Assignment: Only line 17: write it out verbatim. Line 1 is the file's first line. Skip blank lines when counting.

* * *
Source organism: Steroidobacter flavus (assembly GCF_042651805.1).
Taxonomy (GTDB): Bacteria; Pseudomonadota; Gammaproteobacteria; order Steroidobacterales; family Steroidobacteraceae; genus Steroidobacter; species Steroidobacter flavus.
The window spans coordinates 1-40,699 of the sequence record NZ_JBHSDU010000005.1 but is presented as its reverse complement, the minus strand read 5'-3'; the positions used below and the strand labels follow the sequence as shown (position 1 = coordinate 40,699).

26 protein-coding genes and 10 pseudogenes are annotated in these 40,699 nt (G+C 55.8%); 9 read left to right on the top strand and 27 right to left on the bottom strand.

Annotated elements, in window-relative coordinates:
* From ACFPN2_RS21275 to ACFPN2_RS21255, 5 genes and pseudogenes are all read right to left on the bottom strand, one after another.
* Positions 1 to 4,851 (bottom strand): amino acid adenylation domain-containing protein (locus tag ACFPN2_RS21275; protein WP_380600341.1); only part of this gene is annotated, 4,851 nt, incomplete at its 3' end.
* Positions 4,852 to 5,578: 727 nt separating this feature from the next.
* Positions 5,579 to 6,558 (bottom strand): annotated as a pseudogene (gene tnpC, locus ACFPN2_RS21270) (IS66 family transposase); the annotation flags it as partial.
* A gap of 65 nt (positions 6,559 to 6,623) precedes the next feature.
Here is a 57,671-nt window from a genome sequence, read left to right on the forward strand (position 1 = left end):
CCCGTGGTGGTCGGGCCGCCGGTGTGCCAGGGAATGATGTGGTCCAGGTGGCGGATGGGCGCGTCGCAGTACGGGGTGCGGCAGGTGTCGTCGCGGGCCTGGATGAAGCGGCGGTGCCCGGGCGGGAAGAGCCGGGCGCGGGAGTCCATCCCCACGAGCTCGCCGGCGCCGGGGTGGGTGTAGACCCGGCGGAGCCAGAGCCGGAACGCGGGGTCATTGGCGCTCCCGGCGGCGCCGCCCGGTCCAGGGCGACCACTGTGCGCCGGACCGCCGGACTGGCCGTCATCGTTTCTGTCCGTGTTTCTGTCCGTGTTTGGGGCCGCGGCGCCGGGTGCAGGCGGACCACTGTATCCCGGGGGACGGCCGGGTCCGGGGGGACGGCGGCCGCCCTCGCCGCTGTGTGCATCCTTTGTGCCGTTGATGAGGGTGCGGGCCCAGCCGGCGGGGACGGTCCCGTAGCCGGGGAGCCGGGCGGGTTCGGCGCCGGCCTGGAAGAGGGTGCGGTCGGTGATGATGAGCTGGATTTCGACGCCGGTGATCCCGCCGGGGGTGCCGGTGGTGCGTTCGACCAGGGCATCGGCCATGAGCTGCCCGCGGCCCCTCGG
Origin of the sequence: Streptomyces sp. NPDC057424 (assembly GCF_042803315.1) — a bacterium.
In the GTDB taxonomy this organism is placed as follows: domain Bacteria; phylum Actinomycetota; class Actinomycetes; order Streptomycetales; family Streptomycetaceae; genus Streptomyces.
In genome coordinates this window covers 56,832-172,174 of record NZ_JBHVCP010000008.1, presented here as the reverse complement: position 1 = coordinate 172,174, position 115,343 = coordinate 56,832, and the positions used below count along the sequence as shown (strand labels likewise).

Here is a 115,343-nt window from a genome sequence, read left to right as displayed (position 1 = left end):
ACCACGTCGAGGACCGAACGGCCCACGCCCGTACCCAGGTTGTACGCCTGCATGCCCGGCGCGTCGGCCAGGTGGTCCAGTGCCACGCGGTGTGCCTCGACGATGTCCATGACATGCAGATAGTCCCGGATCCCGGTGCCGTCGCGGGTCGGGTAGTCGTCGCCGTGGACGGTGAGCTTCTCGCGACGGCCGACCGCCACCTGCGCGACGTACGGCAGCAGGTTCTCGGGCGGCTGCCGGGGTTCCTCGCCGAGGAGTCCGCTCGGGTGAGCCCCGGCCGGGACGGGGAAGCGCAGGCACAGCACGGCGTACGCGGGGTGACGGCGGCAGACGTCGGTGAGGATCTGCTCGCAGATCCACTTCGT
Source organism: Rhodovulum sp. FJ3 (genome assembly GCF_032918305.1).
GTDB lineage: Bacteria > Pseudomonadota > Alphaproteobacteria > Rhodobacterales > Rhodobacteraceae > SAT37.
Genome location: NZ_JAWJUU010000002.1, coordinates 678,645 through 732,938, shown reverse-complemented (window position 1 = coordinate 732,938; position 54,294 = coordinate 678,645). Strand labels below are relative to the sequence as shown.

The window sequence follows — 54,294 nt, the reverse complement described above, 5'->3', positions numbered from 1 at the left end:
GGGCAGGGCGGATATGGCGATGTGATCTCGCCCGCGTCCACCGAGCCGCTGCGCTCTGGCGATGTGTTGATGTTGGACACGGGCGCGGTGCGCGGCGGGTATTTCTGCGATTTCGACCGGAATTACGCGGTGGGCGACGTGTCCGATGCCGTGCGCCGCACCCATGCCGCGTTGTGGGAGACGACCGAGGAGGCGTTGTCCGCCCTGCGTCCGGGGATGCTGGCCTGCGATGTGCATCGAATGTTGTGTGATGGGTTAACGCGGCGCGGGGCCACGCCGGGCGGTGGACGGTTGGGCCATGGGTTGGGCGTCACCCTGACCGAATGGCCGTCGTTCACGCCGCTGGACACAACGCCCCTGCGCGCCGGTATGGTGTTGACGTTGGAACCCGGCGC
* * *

ACCACGTCGAGGACCGAACGGCCCACGCCCGTACCCAGGTTGTACGCCTGCATGCCCGGCGCGTCGGCCAGGTGGTCCAGTGCCACGCGGTGTGCCTCGACGATGTCCATGACATGCAGATAGTCCCGGATCCCGGTGCCGTCGCGGGTCGGGTAGTCGTCGCCGTGGACGGTGAGCTTCTCGCGACGGCCGACCGCCACCTGCGCGACGTACGGCAGCAGGTTCTCGGGCGGCTGCCGGGGTTCCTCGCCGAGGAGTCCGCTCGGGTGAGCCCCGGCCGGGACGGGGAAGCGCAGGCACAGCACGGCGTACGCGGGGTGACGGCGGCAGACGTCGGTGAGGATCTGCTCGCAGATCCACTTCGT